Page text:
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October 09, 1987 - Image 74

Resource type:
Text
Publication:
The Detroit Jewish News, 1987-10-09

Disclaimer: Computer generated plain text may have errors. Read more about this.

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Continued from preceding page

— a gesture Mason denies
making — the comedian has
soared from cult figure to na-
tional sensation.
Success hasn't sapped any
of Mason's considerable
energy. He prances around
the stage, his hands chopping
at the air like a 55-year-old
Karate Kid punctuating his
points with punch lines.
That singsong delivery is a
music of mischief, a sweet sar-
casm that takes the measure
of human folly and with a
fillip of flipancy, flips it upside
down.
But life was not always a
running gag for Mason, who
left the rabbinate to pursue
his muse. It was a decision
that meant breaking a long
line of Orthodox rabbis — one
of his ancestors had been
chief rabbi of Minsk.
"When I rebelled, it was as
if I had decided to become a
Nazi," Mason recalls.
Mason was ordained 30
years ago. He quips that he
decided to leave the shul
because "someone in the
family had to make a living."
But beneath Mason's kib-
bitzing is a compassionate
man. When he rebelled
agairist tradition, it was a
quiet revolution. Mason's
father never knew his son had
decided to change career and
lifestyle.
"It meant lying to my
father," says Mason. "He was
concerned that I still be
religious, and I would tell him
I was. I felt — and feel — corn-
passion is sometimes more
important than the truth. I
feel sometimes lying is the
more decent thing to do!'
Mason's brothers and three
rebbitzen sisters were "able to
face up to the truth right
away. They accepted and were
able to understand. But my
father — he was very severe
in his Orthodoxy. What I was
doing was like a criminal
act."
Mason's sentence was a life
of laughter and applause —
but only after his father died.
"I'm sure that if my father
were alive today, I wouldn't be
a comedian. Why? Out of con-
sideration and respect for
him.
"He was right in his beliefs.
What I wanted to do violated
his principles; I didn't want to
do that to him. In this world,
you're as good as your word!'
The word on Broadway is
that Mason can write his own
ticket now; audiences
sometimes wish they could do
the same. For those who have
trouble getting into the
theater — there have been
weeks when World has played
to more than 100 percent
capacity — there is a Warner
Brothers album of the show,

In his career comeback, Jackie Mason has earned a Tony Award.

some 90 minutes of madcap
Mason. The album, like the
hot hip show, is selling out.
Ironically, "selling out" are
words that remain anathema
to Mason. "I've always made
a good living," Mason says,
"without changing what I
do!"
But the Ed Sullivan inci-
dent seemed to take the
steam out of a rising career.
(The two reconciled later,
with Mason appearing again
on Sullivan's show.) There
followed resort appearances
and films (The Jerk, History
of the World, Part I) but never
attention like Mason is get-
ting now Jackie Mason has
toughed it out.
In fact, he'll tell you, he
may be the only tough Jew he
knows. "Jews were never
fighters," he says. "Ever see
four black people walk on the
street and say, 'Watch out!
There's a Jew over there'?
Sure, they don't want to walk
into a Jewish neighborhood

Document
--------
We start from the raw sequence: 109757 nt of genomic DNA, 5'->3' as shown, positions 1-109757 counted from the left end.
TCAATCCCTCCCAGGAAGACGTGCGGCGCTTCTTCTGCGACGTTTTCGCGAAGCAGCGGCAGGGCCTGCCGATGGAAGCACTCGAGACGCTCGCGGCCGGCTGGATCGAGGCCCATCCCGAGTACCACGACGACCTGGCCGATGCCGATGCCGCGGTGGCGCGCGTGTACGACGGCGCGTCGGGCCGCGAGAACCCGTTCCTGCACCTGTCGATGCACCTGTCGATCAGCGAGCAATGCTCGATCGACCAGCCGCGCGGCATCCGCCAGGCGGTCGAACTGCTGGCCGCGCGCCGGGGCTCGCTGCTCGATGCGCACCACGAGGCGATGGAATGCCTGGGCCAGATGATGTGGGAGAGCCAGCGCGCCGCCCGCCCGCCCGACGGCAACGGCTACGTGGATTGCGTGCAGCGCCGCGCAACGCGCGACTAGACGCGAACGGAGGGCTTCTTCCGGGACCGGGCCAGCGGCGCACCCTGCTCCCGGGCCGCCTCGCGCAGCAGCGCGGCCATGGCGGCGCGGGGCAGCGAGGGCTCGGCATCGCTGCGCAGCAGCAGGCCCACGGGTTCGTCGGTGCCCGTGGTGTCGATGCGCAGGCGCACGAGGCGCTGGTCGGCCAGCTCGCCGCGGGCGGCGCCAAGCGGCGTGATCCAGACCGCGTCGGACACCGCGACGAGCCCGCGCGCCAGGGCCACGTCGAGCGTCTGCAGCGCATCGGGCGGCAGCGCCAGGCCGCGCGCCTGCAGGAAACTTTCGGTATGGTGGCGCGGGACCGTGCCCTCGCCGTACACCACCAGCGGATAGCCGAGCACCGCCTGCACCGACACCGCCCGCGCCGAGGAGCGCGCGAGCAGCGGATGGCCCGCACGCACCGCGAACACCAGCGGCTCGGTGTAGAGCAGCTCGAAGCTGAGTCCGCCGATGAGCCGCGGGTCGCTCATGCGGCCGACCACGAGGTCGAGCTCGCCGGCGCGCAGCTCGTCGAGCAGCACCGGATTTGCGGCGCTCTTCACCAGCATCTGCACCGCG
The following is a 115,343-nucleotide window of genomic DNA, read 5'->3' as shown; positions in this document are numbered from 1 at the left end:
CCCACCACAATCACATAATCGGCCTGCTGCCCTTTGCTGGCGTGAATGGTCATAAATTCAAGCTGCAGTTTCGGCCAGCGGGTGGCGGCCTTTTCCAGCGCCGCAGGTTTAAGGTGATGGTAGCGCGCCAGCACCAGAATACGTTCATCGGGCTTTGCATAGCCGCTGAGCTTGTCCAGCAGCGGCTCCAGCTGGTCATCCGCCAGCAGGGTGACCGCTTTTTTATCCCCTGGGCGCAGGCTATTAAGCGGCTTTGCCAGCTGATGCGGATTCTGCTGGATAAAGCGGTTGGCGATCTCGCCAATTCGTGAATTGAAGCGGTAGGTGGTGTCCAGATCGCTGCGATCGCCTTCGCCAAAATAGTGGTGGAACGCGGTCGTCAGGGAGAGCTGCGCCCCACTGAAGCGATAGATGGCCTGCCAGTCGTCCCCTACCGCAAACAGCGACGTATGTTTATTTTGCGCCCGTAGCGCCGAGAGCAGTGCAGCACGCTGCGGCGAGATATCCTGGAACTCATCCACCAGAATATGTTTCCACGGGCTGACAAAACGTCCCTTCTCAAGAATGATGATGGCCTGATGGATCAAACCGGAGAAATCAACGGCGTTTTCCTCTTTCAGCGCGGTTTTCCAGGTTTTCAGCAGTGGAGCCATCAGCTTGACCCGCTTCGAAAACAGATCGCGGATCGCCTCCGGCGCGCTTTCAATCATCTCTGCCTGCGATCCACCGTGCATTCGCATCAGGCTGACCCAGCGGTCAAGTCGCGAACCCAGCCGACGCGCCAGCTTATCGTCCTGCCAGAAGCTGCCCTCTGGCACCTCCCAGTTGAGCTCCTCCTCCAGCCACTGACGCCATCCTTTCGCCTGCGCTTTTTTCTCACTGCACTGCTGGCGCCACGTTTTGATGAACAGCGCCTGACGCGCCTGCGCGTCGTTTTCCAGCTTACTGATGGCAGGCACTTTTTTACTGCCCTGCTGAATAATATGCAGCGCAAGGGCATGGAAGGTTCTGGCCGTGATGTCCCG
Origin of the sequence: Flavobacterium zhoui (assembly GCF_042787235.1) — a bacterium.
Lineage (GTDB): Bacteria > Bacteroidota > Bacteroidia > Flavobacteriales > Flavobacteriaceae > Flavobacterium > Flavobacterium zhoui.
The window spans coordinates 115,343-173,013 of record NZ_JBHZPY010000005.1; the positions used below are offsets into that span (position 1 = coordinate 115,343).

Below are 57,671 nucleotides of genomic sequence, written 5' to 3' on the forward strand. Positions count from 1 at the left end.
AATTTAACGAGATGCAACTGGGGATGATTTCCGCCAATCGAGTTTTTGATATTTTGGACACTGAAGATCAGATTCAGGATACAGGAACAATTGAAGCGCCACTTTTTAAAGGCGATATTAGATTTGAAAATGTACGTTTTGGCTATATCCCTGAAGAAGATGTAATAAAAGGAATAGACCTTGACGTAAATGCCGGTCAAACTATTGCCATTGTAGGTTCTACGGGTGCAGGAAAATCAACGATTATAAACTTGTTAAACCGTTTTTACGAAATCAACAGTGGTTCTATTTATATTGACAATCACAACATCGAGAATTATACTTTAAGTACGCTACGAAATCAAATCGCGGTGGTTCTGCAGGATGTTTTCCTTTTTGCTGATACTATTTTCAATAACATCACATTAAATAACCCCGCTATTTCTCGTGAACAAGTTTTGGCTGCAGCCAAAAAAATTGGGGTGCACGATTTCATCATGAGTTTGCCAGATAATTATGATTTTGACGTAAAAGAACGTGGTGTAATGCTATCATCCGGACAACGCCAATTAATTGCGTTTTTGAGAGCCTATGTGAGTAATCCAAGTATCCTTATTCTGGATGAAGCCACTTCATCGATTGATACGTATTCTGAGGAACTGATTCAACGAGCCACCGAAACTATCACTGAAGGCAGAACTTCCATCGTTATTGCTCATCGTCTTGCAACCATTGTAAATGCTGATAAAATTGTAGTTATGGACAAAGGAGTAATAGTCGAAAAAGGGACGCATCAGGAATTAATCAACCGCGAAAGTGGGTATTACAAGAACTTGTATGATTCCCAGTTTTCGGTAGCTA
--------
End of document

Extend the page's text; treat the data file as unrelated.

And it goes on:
because they're afraid of be-
ing killed by an accountant!'
Certainly there are some
tough Jews — all in Israel.
"And they look like Puerto
Ricans," Mason jokes.
"People are changing their
concept of Jackie Mason
because I'm hot on Broad-
way," he says. "If I had
thought of this concept of a
one-man show 20 years ago,
I'm sure I would have been
some hit!'
Broadway, after all, is a
stunning showcase for a com-
edian who has earned a
Borsht Belt in belly laughs.
From the clubs to the Great
White Way, "It's like taking
a picture in the kitchen and
putting it in a museum!'
But Mason is no museum
piece — the laughter would
shatter the art work. "I hate
Chinese," exclaims Mason.

"They never eat in a Jewish
restaurant. I never saw one
Chinaman who says to me,
`I'm looking for a nice piece of
gefilte fish! "
Mason will be shooting two
movies: The Detective, with
Mason as an inspector, and
Love for Sale, starring Mason
as an accountant who serves
as a pimp for five Queens
housewives turned hookers.
"A true story," he swears.
Mason the movie star? Just
don't talk to the comedian
about his going Hollywood.
Beverly Hills? Feh, he says.
"In Beverly Hills, they're
always talking millions,
billions. Then the check
comes for a dollar and a
quarter, and everybody runs.
"Everyone says they live in
Beverly Hills — 'Beverly
Hills, sure I live right there,
well, maybe just outside it, a
little to the right, a few
seconds away.' Then you ask
how far away they live?
`Maybe 90 miles! "
The lunacy of L.A. is miles
away now — Mason's show
tried out there before coming
to Broadway. He doesn't miss
the mishugas; New York of-
fers its own brand of zaniness,
he says.
In the 1960s, Mason, con-
cerned that the city would
trash itself and float away on
the Hudson on its own gar-
bage barge of immorality, con-
sidered running for mayor.
His plans were scuttled by
the calendar — Mason realiz-
ed he would have to campaign
during July and August.
"Who stays in New York in
the summer?" he complains.
"It's too hot."
Of course he is in New York
now — his success fanned by
the fans who greet him on the
street, wait at the stage door
and yell out "We love you!"
from the rafters.

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